Reporting in Qatar “is definitely not a straightforward process, and it takes a long time,” this journalist says. “It's very important to make sure that the reporting is absolutely 100% airtight, which means checking, double-checking, triple-checking, quadruple-checking. You multiple-source everything because there are other news organisations out there that have been writing about Qatar that I don't think do that level of due diligence in their reporting, and then they get burned for it. And so, part of what I'm trying to do here is to do really stringent, reasonable, responsible, factual journalism from Qatar.” 

Living in Qatar helps this journalist make sure their stories are well-informed and accurate, as they are very familiar with the context, but there is also the physical proximity of living in a small country. 

“Being really close to sources physically here, in the same country, means that I know I'm going to be scrutinised by them after something is published. And it's actually kind of a healthy thing to be thinking about when I'm doing the reporting because it just gives me that extra push to triple-check something because I'm probably going to run into the person whose company I'm writing about, and they're gonna ask me about it,” the journalist says.

Covering the World Cup

Human rights advocacy groups like Reporters Without Borders (RSF) are warning that Qatar is imposing limits to freedom of the press for journalists jetting in to cover the tournament. 

“The Qatari authorities are misusing the accreditation system for journalists in order to ban them from covering certain subjects,” RSF secretary-general Christophe Deloire said recently. “By requiring that the media agree to abide by a number of conditions, some of which are vague, ambiguous, and open to arbitrary interpretation, Qatar is clearly seeking to discourage, if not prevent, the foreign media from talking about anything other than football.”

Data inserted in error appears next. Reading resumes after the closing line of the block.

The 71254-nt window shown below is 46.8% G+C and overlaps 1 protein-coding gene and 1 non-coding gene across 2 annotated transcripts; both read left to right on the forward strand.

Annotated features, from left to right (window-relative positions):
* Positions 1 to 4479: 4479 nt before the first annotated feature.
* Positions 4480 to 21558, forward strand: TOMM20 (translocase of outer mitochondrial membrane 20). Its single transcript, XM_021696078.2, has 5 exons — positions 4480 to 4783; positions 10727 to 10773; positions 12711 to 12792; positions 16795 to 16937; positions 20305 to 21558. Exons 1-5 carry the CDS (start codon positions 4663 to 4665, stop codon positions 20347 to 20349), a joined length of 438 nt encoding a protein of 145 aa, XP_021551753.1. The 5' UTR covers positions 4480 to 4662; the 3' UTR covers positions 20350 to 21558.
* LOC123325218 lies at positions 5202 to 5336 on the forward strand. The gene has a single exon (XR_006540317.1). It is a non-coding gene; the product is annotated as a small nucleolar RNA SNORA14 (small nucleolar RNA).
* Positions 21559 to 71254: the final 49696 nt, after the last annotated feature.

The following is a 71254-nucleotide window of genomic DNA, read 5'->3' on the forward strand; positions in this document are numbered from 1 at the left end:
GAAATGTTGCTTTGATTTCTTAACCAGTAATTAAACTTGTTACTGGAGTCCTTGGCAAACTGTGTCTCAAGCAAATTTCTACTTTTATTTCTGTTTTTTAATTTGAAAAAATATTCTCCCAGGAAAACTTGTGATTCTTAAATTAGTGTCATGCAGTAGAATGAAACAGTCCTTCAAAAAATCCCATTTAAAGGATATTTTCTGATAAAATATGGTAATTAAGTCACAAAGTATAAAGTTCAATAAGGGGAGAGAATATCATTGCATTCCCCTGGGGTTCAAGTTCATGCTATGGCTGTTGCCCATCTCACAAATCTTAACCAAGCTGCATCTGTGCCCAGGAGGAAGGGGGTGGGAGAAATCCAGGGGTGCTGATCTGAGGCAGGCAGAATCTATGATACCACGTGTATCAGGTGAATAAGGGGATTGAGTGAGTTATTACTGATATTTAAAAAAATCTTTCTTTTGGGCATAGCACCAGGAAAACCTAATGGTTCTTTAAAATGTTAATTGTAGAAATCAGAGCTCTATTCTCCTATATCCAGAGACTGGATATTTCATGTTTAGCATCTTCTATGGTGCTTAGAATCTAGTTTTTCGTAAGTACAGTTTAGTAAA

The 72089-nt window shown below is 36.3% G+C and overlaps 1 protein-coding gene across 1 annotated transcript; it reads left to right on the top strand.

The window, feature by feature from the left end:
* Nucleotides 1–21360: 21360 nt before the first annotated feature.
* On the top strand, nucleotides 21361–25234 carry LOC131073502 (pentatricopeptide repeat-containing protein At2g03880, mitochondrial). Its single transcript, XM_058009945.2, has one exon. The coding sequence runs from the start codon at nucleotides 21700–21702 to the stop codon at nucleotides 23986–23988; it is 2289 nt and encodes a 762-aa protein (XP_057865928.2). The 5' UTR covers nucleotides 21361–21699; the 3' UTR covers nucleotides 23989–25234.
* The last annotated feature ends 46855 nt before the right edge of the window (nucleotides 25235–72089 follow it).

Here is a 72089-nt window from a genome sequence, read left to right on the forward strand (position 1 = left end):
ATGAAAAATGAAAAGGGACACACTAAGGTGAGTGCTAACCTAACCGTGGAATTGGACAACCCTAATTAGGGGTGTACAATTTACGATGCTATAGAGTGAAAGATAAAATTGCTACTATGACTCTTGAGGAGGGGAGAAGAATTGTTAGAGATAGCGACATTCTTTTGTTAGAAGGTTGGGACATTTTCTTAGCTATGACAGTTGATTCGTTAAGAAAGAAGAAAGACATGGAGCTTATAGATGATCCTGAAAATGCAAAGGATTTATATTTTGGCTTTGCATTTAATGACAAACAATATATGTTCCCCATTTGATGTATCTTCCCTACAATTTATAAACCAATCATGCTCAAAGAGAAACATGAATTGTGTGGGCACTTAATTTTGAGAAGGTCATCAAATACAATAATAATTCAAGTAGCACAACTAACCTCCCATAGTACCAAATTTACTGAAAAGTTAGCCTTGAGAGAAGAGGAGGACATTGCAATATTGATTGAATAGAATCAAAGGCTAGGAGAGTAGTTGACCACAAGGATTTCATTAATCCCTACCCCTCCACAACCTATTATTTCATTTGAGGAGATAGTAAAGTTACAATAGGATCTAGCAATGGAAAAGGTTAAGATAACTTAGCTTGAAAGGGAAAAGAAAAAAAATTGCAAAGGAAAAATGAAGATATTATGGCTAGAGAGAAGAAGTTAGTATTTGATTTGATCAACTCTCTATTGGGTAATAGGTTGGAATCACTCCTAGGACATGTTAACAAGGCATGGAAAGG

Attempting to push at the boundaries around reporting set by the Qatari government is not going to get the results journalists want, the reporter I spoke to said. The consequences of that would likely only be the journalists getting arrested and themselves becoming the story. 

“You can do a lot of reporting within the boundaries the government has set,” the journalist says. “You should think about your sources and how you can put them at risk and in situations they're not necessarily equipped to deal with. Something that people who show up here having never been here before don't think enough about is what kind of risk are you putting your sources at by talking to them.”

For more nuanced reporting on issues around the World Cup, LaMay advises looking at how Western countries and companies are also complicit in human rights abuses, and to think critically about the role and motivations of all parties involved, including advocacy groups. He also suggests that journalists read academic literature on human rights and sports, and that newsrooms shift their attitude around sports desks, traditionally siloed and separate from other sections. 

“There's an opportunity here for much better quality reporting that treats sports as real news,” LaMay says.

“I would also just urge reporters to travel in groups and have a plan,” LaMay says. “Don't ever mouth off to a policeman. Doing that here is actually a crime. If you're detained by the police, film it, be calm, professional and polite, and don't touch anybody. Just be on your best behaviour while you do the rigorous reporting you came here to do.”

For Shilad, the World Cup is an opportunity for the international community to push for change within Qatar. “That has been a big missed opportunity so far on behalf of the international community,” he says. “We should push for a real repeal to these repressive anti-press freedom laws, to push for a more open and permissive environment for press freedom.”

Shilad stresses that the coverage of the situation within the country should persist after the tournament is over. “I think that being able to cover it responsibly and openly, but more importantly, continuously, after the last whistle is blown, is really, really vital for journalists,” he says. The Committee to Protect Journalists (CPJ) has put together a safety advisory for journalists and media workers travelling to Qatar for the World Cup.